01/21/1991 at 01:00 AM EST
Our readers were touched by the miraculous survival of baby Weston Kilpatrick (PEOPLE, Dec. 24), and many wrote to tell us about the heart defects of their own children, not all of whom were as fortunate. Other readers were skeptical about producer Steve Feldstein's explanation that the mysterious "ghost boy in the window" in Three Men and a Baby was actually a cardboard cutout of Ted Danson seen from "an odd camera angle."
Feeling totally bah-humbugged about Christmas and hoping to find anything to get me in the spirit, I noticed the beautiful baby on your cover. After reading about the miracle of Weston Kilpatrick, I found that no problem seemed too big to overcome, and I knew that Christmas would not only be great for the Kilpatricks, but also for me because of the three healthy children the good Lord has given me.
Veda L. Norman
East Bend, N.C.
I, too, had a son born with Shone's complex, valve abnormalities and holes in his heart. However, after a mitral-valve replacement, his only hope for life, Adam died at 26 months. Knowing too well all the problems involved with Shone's complex, it's hard to comprehend how Weston's chamber could grow to normal capacity and his other abnormalities be considered "fixed." I guess we're not meant to understand, because isn't that what a miracle is all about?
Karen Markle O'Sicky
Having been roommates with Janet Wells Kilpatrick in college, I had to chuckle when Layne described her as "strong willed." That's the understatement of the century. Janet could move a mountain with a feather if she put her mind to it.
Lisa Parkinson Pulley
The following letter, which was shared with us, was sent to Layne and Janet Kilpatrick:
Dear Mr. and Mrs. Kilpatrick:
I read the moving story in PEOPLE about your son, Weston. And I noticed the quote by Dr. Gundry that if he were Lee Iacocca, he'd give Weston a million-mile warranty. Here it is: Weston Wells Kilpatrick is guaranteed for a million miles. Of course, I told Dr. Gundry that if a heart is like a car, he may need to service it every now and then. But it sounds like the last thing all of you need is heart—you have plenty of that!
Lee A. Iacocca
Highland Park, Mich.
How gullible docs Touchstone Pictures think we are? If you watch the scene from Three Men and a Baby frame by frame, when Ted Danson and Celeste Holm walk into the room, the "being" is not there. Instead there appears to be the stock of a gun. Yet when they walk out, there he is, in the same window. I would like to hear Steve Feldstein explain how a cardboard cutout can change its facial expressions and move curtains. Get real, Touchstone. Admit it's something you can't explain.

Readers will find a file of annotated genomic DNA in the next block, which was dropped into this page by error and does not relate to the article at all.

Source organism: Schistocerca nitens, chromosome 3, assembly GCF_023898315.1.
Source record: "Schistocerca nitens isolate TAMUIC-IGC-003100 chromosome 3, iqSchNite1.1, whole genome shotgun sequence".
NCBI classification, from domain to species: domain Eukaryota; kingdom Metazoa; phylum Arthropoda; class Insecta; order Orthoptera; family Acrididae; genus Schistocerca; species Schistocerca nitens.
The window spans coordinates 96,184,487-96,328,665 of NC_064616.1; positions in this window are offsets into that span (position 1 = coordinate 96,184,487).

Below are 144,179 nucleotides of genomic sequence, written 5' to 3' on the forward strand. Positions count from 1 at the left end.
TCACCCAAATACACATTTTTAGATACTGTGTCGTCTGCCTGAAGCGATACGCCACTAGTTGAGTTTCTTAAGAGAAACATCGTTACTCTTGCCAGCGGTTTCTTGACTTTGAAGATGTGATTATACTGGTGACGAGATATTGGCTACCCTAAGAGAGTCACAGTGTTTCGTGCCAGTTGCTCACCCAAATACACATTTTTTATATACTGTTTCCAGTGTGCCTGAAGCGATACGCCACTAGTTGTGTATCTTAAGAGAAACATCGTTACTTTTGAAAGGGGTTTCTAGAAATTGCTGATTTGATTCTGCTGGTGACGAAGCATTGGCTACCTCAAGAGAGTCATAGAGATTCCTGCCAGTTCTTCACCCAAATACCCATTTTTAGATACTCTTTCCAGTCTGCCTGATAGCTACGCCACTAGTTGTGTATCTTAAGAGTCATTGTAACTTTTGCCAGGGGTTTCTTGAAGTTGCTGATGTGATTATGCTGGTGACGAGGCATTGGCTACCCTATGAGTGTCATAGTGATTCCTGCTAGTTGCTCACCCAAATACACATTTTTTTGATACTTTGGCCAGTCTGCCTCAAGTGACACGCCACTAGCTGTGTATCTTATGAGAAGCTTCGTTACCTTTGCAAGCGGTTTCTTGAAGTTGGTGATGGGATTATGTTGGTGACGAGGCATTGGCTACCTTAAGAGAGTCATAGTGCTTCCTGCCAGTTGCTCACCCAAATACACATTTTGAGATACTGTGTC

So a whole nation was fooled by a Ted Danson cutout? An "odd camera angle" changed the features of the figure, changed the stance and removed the top hat? Give us a break—and a believable explanation.
For the last month or so I have tried in various ways to ascertain an explanation for those two eerie images that clearly were not part of the scene. Steve Feldstein explains the cutout, but what about that gun? Hey, Steve, fess up!
There is no one in show business as generous or as sympathetic as Jay Leno. I had the good fortune of learning firsthand how personable this talented comic is when he performed at a small theater in Connecticut where I was stage manager. Where he gets the energy to do all these charitable functions, I'll never know. But it warms the heart to know he could be there for our troops in the gulf.
I am the daughter of a former "guest" of the Iraqi government, and I traveled with the Coming Home group to Baghdad. I want to thank one of your photographers—Terry Smith—who was on the trip taking pictures. Terry could tell that I was petrified and really went out of his way to put me at ease. I received two lifetime rewards on that journey to Baghdad—my dad and a short friendship with a beautiful man.
It hardly seems that 19 years have passed since I first became a fan of Olivia. My friends often would laugh about the white-bread, wholesome image I chose to emulate as a teenager. Having seen the years pass and how some of my friends turned out, I can see I wasn't wrong.
Instead of picking a beautiful place like Paradise Valley to destroy, why didn't Elizabeth Clare Prophet pick a more appropriate place—Love Canal?
Overland Park, Kans.
What glad tidings to hear that Ivana is "free at last" from the Donald. Now, who will free her from her hairdresser?